Tuesday, January 26, 2010

On Log Context

Recently somebody asked me: what do I mean by LOG CONTEXT? And what is “log enrichment correlation?”

This picture explains it clearly:


For each element in the log message shown, you can gather some contextual information. Contextual here simply means that the information is gathered NOT from this particular log entry. For example, a log entry might contain an IP address, but its DNS name needs to be grabbed from the DNS server, which “enriches” the log entry and makes it more useful.

One of the ways SIEM and log management systems performs such enrichment is by gathering and displaying context information. Context information is the additional information required to make the limited details available within the log entry more meaningful. Context information does not come from the logs themselves [not from the entry in question – it might come from other logs], but originates in the surrounding IT environment such as other systems inside or outside the organization.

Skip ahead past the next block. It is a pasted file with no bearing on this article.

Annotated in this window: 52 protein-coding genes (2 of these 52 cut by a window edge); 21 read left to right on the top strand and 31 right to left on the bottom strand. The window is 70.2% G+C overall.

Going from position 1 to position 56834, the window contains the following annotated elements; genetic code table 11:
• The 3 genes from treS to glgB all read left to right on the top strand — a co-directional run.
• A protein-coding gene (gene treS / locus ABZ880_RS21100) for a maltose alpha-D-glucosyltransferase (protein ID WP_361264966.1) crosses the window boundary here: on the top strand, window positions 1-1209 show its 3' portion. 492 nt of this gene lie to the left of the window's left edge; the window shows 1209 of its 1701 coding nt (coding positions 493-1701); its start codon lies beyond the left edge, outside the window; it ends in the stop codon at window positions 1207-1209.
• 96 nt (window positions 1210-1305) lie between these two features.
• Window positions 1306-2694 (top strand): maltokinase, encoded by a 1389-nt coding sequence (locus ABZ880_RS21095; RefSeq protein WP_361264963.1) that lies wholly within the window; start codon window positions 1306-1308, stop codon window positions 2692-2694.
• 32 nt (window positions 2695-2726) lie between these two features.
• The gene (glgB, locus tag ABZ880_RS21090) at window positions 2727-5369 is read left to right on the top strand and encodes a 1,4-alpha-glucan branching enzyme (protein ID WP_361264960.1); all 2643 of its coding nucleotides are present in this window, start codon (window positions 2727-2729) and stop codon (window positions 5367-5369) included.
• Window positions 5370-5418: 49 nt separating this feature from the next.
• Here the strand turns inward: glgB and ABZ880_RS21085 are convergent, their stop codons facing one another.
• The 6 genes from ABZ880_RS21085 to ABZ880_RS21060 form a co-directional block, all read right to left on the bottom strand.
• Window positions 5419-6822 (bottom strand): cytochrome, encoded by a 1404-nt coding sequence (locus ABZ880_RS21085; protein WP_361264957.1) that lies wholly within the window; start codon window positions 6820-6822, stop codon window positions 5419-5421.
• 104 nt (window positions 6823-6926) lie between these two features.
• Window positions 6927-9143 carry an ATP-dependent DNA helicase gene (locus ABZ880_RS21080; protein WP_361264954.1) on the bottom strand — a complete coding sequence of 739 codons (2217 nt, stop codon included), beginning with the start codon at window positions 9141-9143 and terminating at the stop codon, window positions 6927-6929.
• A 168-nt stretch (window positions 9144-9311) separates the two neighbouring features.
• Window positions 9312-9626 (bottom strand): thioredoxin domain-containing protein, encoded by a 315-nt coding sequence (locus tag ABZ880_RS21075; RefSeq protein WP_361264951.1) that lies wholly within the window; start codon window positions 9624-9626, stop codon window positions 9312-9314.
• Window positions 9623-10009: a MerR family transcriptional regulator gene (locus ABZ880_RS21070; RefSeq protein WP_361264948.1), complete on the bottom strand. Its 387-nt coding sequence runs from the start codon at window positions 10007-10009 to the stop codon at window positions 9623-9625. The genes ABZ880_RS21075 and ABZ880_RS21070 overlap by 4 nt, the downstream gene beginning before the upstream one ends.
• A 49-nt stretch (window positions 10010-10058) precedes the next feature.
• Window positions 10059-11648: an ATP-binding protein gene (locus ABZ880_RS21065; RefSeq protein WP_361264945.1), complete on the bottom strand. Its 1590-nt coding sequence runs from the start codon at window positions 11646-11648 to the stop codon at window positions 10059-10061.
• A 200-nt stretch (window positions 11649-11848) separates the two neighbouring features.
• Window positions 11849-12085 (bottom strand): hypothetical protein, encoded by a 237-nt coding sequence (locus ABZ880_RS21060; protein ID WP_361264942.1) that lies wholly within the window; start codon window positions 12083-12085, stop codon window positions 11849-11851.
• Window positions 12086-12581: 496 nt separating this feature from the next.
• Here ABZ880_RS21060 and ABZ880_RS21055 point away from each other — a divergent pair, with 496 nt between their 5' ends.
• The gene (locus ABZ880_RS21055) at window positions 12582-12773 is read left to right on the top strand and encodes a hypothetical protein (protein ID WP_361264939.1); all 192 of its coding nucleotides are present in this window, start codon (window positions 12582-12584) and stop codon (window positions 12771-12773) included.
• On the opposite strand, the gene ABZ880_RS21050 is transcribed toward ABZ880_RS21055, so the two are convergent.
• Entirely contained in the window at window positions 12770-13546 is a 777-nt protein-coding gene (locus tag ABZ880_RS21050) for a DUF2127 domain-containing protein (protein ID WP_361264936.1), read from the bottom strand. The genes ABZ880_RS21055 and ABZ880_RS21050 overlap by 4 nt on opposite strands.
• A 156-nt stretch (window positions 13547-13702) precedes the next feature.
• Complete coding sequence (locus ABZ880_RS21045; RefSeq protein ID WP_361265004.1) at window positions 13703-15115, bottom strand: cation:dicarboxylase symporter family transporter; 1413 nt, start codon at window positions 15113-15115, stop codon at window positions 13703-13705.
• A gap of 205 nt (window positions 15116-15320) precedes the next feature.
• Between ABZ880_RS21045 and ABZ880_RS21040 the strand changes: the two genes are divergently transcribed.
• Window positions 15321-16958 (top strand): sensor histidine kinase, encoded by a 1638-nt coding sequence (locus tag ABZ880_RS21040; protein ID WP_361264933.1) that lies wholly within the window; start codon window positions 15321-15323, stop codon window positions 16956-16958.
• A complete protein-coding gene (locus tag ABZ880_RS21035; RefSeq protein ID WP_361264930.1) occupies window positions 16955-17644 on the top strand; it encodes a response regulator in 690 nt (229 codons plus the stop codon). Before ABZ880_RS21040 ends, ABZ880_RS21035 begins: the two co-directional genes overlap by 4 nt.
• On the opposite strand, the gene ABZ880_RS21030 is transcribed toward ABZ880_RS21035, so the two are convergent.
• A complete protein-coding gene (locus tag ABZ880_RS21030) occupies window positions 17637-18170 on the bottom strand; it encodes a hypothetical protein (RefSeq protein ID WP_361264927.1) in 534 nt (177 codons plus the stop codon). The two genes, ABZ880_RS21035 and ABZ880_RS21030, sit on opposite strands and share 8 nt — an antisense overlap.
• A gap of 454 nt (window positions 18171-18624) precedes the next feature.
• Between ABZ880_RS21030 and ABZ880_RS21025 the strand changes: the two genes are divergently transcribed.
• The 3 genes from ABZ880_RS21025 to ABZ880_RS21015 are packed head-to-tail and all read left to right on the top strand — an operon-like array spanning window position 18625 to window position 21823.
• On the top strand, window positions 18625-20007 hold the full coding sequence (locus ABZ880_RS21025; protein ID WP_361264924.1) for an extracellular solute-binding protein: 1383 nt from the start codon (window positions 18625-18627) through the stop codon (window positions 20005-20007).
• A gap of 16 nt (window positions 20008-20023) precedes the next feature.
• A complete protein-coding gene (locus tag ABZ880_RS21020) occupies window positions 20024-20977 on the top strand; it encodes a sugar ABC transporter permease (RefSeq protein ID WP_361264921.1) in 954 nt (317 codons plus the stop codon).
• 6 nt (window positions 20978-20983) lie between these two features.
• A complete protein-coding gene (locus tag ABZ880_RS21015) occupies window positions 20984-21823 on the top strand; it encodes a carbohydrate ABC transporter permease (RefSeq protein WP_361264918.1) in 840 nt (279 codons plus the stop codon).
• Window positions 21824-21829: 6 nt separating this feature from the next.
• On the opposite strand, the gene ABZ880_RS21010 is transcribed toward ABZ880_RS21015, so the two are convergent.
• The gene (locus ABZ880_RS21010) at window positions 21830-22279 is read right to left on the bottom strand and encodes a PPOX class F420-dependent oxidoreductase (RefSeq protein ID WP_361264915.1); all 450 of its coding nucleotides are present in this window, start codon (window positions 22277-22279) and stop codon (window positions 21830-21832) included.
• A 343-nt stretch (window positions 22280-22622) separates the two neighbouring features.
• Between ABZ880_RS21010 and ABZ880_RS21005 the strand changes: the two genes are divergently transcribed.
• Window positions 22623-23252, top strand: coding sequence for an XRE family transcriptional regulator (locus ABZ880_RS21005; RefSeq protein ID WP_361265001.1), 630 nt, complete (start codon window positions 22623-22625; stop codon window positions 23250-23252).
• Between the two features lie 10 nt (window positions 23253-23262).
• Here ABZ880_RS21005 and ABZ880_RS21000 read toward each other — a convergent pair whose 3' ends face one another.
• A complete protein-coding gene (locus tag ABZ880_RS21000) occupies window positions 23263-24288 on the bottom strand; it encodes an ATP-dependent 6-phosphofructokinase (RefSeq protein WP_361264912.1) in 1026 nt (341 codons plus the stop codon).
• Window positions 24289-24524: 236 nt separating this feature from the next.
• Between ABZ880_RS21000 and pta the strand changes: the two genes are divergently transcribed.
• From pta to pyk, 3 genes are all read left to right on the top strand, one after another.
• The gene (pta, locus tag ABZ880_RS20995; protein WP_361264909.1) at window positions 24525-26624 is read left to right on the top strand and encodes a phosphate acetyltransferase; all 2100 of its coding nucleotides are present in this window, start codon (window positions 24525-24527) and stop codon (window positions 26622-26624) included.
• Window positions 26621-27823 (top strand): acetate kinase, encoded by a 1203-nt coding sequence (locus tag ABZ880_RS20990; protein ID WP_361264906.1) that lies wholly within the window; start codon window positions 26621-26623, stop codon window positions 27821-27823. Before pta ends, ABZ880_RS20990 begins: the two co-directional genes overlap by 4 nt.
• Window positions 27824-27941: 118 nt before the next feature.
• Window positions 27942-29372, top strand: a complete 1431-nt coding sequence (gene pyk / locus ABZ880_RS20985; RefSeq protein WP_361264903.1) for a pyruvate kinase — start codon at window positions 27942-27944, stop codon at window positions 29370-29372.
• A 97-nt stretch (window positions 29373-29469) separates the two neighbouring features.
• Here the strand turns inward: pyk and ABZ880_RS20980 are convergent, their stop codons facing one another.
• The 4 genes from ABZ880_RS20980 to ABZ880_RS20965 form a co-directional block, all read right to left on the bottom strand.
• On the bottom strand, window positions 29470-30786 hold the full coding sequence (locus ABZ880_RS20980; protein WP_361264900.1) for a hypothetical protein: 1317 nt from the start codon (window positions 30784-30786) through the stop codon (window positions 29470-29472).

As I say above, one of the simplest example of context data is name resolution: the DNS names or Windows NetBIOS host names are added to the logs. While the log file may have already provided IP addresses, the added context of a human-readable name makes the log more meaningful. Normally, DNS names are not present in logs, but have to be obtained by queries to a DNS server. The SIEM tool might find context data in a variety sources, including:

  • Windows name services, DNS and NIS servers: to map IP addresses to names
  • Defined asset groups: internal or external status of an IP address
  • Asset management systems: to gather information about systems, their ownership, compliance relevant of each system or group of systems
  • WHOIS servers: WHOIS information for external addresses shows who owns them and where they are located
  • Geo-location: show the physical location of the system
  • Active directory and LDAP servers: to map user names to actual user identities
  • Attack details and vulnerability information: to gather additional details about the log data and/or the log source.

BTW, back in 2008, I did a poll on what context is the most useful for log analysis. That is what came back – it shows that some useful context is simply documentation on what the log mean (might be pulled from the internal knowledge base of a SIEM product):



Dr Anton Chuvakin